If you’ve ever been sitting behind the steering wheel, chances are you’ve experienced aggressive driving in one form or another. In fact, according to a recent study by the AAA Foundation for Traffic Safety, nearly 80 percent of drivers expressed significant anger, aggression, or road rage behind the wheel at least once in the past year.
Because the majority of accidents are caused by human error, it’s worthwhile to discuss road rage and the ways you can avoid it in the first place. In hopes of getting more people home safely (and sanely), we’ve come up with these tips for curbing road rage:
1. Don’t react
If you’re the one taking the brunt of someone else’s road rage, don’t retaliate! It takes two participants to create a roadside feud, so someone has to choose to defuse the situation. You and everyone driving around you are better off if you disengage. Depending on the scenario, remember to follow these tips:
- Stay calm: It can be nerve wracking seeing another driver act aggressively towards you, but do your best to keep your cool
- Keep driving: If you feel like you’re being followed, stay in busy areas and don’t go home or pull over
- Don’t respond: Don’t respond to taunting or reply if being yelled at
- Look forward: Avoid eye contact and keep your window rolled up
2. Take up audio books
Adding a bit of a diversion or amusement on the road could go a long way in keeping you in a better mood. Many times road rage comes from being fixated on traffic and having no control over what’s happening around you. You can give yourself something else to think about with audio books, or even music. We warn that listening to talk radio, on the other hand, can create a new source of rage!
Audiobooks are great neutral territory because unlike talk radio, they’re free from annoying ads, or potentially frustrating topics. If there’s something you’re trying to learn, listening to an audiobook about it will make sitting in traffic feel less like a waste of time. And who knows, you may arrive at your destination a bit smarter than when you left.
3. Change your schedule
The “angriest” times to be on the road are in the afternoon at 6pm and 5pm, so simply adjusting your schedule up can completely change the atmosphere during your commute. Avoiding rush hour whenever possible is key, so make sure to take care of your errands in the morning, or mid-afternoon. Lunch time can also produce heavy traffic.
If your work schedule isn’t flexible, you can try finding something enjoyable to do after work before making the commute home, such as the gym, bookstore, or socializing after work. Doing something that helps with end of the day stress will put you in a much better state of mind before making your commute home.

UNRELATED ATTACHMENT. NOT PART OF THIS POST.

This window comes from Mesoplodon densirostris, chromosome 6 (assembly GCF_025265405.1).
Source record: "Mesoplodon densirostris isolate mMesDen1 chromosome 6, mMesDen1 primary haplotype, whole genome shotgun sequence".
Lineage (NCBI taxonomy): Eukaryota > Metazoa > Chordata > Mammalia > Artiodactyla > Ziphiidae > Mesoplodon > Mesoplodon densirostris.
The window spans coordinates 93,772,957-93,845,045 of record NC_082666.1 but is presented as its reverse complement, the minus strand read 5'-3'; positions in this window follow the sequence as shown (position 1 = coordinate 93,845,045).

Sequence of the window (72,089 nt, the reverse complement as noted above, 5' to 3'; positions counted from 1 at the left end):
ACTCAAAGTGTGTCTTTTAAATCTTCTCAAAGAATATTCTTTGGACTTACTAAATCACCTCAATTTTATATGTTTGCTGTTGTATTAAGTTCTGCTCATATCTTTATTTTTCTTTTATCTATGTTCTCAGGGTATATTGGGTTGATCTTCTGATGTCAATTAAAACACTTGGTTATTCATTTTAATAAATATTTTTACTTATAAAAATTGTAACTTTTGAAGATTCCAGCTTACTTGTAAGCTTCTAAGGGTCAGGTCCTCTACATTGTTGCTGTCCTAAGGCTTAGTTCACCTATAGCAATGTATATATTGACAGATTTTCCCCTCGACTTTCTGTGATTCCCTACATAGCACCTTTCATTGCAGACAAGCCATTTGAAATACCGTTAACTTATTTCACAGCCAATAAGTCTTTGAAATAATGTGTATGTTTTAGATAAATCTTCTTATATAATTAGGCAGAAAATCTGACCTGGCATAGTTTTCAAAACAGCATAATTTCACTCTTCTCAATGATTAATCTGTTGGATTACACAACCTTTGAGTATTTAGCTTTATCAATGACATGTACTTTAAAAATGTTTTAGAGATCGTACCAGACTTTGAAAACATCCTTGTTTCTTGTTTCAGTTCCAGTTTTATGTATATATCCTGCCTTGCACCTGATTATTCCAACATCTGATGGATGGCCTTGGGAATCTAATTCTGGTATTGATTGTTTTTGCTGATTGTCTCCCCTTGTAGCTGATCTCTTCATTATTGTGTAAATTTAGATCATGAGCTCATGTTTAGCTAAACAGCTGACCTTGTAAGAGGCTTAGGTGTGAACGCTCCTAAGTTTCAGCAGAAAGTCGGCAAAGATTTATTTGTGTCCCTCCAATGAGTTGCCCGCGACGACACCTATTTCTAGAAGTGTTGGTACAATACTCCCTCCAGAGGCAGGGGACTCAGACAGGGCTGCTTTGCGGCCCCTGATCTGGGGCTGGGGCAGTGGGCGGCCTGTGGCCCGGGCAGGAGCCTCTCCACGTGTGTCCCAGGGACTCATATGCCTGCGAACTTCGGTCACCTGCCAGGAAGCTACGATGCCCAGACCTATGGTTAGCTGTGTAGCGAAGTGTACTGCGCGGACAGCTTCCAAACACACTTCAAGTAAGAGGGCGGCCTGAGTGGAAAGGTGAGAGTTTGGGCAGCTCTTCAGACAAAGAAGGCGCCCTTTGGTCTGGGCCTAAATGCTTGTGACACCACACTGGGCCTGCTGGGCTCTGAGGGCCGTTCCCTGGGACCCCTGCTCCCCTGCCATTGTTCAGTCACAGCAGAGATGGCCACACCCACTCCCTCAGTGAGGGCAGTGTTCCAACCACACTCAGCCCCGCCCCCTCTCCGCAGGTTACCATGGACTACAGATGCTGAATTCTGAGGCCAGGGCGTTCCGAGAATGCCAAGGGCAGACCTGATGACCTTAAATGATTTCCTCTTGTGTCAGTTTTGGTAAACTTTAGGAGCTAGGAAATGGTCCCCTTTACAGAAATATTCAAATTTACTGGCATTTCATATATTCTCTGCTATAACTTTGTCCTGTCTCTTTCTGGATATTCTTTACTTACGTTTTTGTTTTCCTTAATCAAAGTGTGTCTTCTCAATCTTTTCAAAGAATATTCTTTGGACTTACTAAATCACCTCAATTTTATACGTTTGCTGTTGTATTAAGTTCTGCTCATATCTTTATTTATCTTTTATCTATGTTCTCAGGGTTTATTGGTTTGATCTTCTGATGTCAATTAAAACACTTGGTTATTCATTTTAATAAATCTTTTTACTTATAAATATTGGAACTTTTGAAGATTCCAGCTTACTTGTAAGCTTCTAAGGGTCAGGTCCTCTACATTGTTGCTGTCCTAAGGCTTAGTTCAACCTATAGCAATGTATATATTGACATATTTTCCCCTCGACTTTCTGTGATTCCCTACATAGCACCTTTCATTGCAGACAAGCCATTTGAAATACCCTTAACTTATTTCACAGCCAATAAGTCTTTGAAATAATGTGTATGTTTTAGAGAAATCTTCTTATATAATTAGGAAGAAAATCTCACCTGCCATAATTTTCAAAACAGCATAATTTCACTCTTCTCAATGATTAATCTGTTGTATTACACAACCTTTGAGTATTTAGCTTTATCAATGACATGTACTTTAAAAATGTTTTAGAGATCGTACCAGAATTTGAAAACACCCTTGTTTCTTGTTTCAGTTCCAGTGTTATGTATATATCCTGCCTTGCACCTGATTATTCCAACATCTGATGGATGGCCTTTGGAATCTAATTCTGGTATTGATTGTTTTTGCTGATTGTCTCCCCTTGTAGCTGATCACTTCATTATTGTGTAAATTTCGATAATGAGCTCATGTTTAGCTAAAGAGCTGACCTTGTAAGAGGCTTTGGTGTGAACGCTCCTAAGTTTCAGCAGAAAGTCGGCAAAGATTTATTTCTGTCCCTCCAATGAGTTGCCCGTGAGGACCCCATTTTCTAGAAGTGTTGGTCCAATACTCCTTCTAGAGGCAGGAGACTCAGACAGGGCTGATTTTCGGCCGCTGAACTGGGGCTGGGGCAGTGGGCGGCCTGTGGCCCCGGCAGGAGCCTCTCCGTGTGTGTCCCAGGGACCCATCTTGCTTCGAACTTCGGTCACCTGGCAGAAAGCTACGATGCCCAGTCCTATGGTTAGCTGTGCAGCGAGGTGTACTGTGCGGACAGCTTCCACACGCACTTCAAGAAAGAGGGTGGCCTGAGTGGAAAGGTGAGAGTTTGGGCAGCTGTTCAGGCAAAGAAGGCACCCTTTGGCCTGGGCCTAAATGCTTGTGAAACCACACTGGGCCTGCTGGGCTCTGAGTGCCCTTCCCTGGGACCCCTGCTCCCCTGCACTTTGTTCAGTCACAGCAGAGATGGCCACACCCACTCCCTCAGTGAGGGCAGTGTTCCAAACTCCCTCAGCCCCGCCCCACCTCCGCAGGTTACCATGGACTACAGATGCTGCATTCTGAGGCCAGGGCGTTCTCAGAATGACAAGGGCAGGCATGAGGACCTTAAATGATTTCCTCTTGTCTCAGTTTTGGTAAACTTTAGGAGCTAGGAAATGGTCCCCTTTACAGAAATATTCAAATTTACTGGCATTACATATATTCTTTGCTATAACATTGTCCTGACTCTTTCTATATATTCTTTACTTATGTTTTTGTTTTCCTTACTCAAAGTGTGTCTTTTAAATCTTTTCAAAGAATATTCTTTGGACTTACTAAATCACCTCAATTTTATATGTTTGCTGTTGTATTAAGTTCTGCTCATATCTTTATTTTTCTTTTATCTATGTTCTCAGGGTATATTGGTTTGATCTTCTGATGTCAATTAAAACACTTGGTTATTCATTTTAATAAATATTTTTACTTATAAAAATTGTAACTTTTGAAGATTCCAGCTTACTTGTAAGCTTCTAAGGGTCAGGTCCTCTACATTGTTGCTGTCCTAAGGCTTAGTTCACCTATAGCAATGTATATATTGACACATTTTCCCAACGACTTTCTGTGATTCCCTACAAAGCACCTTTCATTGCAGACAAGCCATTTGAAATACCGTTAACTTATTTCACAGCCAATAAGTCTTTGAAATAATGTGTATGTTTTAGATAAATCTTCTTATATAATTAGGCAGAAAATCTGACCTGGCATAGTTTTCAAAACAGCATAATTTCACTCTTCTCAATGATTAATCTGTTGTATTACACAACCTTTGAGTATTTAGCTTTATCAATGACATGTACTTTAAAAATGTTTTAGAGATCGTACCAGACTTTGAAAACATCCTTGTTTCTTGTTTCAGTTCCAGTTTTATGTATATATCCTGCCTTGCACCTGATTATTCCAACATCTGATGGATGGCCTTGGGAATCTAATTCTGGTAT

4. Use apps to avoid traffic jams
Some of the most popular apps are the ones we use on the road, and for good reason. Many apps, like Waze, make it possible to combat the many annoyances we encounter while driving.
For instance, you can avoid getting stuck in bumper-to-bumper traffic by using an app that notifies you of accidents, traffic jams, and gives you alternative routes as you’re driving. You’ll want to make sure that you already have a decent idea of how to use a GPS before giving it a go in the midst of traffic.
Once you’re confident using the app and have it in a secure location (GPS mounts are useful for this) you can start benefiting from all the alerts such as sharp turns, police entrapments, accidents, traffic jams, and more. Remember, the best way of curbing road rage is to avoid it in the first place!
5. Keep your vehicle well maintained
After all the minor stresses build up throughout the day, the last place you want stress is during your drive home. By keeping your car well maintained, you’ll be eliminating potential stressors or driving hazards. These include things such as a super messy interior, tangled chargers, or a broken radio or AC. You’ll be a safer, more focused driver if you’re not having to worry about broken windshield wipers or a dead taillight.
The last thing you need when dealing with road rage is more aggravation by what’s happening with your car. If your vehicle is comfortable and enjoyable to be in, you’ll have a lot more patience while driving.
These ideas provide how to cope with one of the most common, and potentially deadly issues that drivers face today. Remember, deep breaths and drive safe.
We’re interested in hearing from you. Send your comments or questions to firstname.lastname@example.org.